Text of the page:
Hopkins bookstore plans move ahead

May 17, 2002|By Jamie Stiehm | Jamie Stiehm,SUN STAFF

The Johns Hopkins University is moving forward with a new bookstore and commercial project across from its Homewood campus that will reshape the streetscape of Charles Village and, officials hope, foster a "college-town atmosphere" in the North Baltimore neighborhood.

The mixed-use project along 33rd Street between North Charles and St. Paul, to be completed by July 2005, will include student housing, parking, retail, office and restaurant space near the bookstore, taking up much of the block.

At least two university-owned structures - a university publications office and the Ivy Hall building, which houses students and a Royal Farm store - will be leveled to clear the L-shaped site.

A brick university garage facing St. Paul Street may or may not remain, but the site will be included in the redevelopment.

University officials said yesterday that no architect or developer has been chosen, but they will accept bids for proposals, which would help it choose a developer this summer or fall.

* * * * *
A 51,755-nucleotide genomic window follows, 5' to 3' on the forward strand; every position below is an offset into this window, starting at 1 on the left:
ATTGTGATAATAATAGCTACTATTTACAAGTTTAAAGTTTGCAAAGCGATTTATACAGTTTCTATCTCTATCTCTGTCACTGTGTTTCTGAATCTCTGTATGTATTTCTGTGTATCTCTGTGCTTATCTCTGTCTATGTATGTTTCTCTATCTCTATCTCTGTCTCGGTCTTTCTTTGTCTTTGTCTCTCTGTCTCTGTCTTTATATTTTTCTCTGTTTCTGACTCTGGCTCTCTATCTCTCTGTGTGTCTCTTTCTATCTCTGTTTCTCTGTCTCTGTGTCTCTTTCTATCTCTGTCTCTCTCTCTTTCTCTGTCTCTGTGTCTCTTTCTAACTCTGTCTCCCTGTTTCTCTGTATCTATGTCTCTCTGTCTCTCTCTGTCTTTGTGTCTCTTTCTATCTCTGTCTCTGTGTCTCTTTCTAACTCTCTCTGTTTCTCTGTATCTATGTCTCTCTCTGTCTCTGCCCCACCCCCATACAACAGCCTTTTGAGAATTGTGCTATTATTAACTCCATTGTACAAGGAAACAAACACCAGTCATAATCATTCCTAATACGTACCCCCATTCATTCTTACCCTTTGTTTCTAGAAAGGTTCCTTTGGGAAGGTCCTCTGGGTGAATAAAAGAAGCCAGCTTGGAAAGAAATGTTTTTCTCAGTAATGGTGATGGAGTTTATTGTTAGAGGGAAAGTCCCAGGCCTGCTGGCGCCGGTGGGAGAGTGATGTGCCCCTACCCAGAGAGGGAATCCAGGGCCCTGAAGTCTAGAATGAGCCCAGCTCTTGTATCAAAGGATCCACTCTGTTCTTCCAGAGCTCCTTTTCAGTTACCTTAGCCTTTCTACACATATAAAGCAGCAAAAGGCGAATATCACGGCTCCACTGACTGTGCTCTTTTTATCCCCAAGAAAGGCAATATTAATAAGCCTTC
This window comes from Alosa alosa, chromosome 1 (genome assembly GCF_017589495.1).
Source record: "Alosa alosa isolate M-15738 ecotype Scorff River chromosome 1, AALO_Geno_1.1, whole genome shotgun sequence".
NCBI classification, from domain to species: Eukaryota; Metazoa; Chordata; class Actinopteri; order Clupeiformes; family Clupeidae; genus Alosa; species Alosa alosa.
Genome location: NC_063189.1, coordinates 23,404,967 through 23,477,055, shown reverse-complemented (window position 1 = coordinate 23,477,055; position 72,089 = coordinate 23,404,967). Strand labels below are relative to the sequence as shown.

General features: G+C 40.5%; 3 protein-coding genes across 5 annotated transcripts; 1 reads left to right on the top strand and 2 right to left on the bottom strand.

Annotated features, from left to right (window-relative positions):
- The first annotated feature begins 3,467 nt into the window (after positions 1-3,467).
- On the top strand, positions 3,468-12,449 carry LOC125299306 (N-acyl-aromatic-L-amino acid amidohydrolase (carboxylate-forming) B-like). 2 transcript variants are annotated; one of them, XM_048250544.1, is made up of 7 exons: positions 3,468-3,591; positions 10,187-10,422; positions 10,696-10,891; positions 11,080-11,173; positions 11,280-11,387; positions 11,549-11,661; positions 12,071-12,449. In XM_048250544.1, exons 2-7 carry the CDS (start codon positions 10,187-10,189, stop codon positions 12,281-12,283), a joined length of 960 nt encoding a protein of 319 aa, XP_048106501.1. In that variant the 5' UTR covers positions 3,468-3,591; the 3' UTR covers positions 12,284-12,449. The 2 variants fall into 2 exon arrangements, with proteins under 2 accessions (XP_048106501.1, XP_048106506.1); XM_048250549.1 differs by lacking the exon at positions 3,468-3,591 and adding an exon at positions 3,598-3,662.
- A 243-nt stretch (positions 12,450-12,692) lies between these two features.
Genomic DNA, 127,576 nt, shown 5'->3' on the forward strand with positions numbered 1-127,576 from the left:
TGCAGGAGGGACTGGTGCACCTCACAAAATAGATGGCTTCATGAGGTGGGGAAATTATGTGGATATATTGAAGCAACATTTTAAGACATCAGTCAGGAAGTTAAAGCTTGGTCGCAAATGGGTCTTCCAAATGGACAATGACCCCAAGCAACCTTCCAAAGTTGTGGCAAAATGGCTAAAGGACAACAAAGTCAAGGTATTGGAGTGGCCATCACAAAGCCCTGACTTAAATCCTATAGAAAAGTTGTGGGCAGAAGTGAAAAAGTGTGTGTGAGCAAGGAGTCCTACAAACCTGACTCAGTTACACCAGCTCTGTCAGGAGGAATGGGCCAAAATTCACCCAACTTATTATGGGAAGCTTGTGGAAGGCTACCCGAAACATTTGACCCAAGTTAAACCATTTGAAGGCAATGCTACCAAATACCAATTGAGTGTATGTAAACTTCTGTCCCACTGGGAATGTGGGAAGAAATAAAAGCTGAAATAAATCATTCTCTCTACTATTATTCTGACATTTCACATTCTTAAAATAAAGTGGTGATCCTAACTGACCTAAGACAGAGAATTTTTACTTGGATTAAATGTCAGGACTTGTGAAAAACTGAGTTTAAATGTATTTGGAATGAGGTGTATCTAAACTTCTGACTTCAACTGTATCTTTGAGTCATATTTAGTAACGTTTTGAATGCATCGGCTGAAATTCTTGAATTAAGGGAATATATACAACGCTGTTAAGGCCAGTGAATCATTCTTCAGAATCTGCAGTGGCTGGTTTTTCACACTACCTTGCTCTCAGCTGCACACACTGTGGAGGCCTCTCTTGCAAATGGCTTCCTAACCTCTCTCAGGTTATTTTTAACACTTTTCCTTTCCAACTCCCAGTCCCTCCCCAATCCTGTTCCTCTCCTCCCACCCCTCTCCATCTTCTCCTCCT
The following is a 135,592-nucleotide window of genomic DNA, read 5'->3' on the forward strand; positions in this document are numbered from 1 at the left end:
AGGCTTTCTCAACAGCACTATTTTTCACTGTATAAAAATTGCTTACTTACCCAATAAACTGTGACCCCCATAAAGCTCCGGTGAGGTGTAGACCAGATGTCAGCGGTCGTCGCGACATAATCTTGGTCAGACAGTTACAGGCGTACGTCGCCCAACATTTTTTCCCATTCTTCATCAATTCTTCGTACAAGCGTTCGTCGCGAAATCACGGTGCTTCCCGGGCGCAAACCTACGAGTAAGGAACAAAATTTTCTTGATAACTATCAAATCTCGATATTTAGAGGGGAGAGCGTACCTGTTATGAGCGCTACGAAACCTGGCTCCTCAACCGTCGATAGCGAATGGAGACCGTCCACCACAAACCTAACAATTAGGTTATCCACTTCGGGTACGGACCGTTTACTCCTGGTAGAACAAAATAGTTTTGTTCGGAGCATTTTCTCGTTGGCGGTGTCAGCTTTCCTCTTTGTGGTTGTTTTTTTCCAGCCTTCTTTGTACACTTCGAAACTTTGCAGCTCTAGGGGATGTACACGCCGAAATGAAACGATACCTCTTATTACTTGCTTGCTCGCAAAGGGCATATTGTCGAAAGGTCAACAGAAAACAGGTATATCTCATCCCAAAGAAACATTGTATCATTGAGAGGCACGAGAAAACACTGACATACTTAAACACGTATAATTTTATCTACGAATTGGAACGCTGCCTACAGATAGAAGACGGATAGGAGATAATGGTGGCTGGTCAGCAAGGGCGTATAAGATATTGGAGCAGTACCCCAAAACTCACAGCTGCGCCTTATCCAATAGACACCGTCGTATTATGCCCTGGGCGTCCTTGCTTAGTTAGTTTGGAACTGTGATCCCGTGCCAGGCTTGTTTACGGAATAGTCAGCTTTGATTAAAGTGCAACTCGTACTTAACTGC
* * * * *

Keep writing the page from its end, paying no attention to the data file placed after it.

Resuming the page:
For years, the Hopkins community and Charles Street residents have lamented the separation between the campus and the colorful neighborhood across Charles Street.

Hopkins officials hope a mixed-use development anchored by a bookstore will evoke the lively street spirit of Harvard Square or Georgetown.

"Inside and outside we heard a unanimous call for a [bookstore] coffee shop and a college town atmosphere," said David McDonough, senior director of development for Johns Hopkins real estate. "We want to make this an inviting place for the community and for Hopkins."

Hopkins officials have long discussed the possibility of a new location for the university's cramped bookstore, now in the basement of Gilman Hall, along with a bank, a post office, a travel agency and other businesses.

Hopkins spokesman Dennis O'Shea said one of the main goals of the university's 2000 master plan was to start building a stronger relationship with the community. That and the renovation of historic Gilman Hall scheduled to start in August 2005 reactivated the university's decision to proceed with its planned move of the bookstore and other businesses.

A Charles Village Civic Association meeting to discuss the concept with university officials will be held at SS. Philip and James Church, 2801 N. Charles St., at 7:15 p.m. Wednesday.

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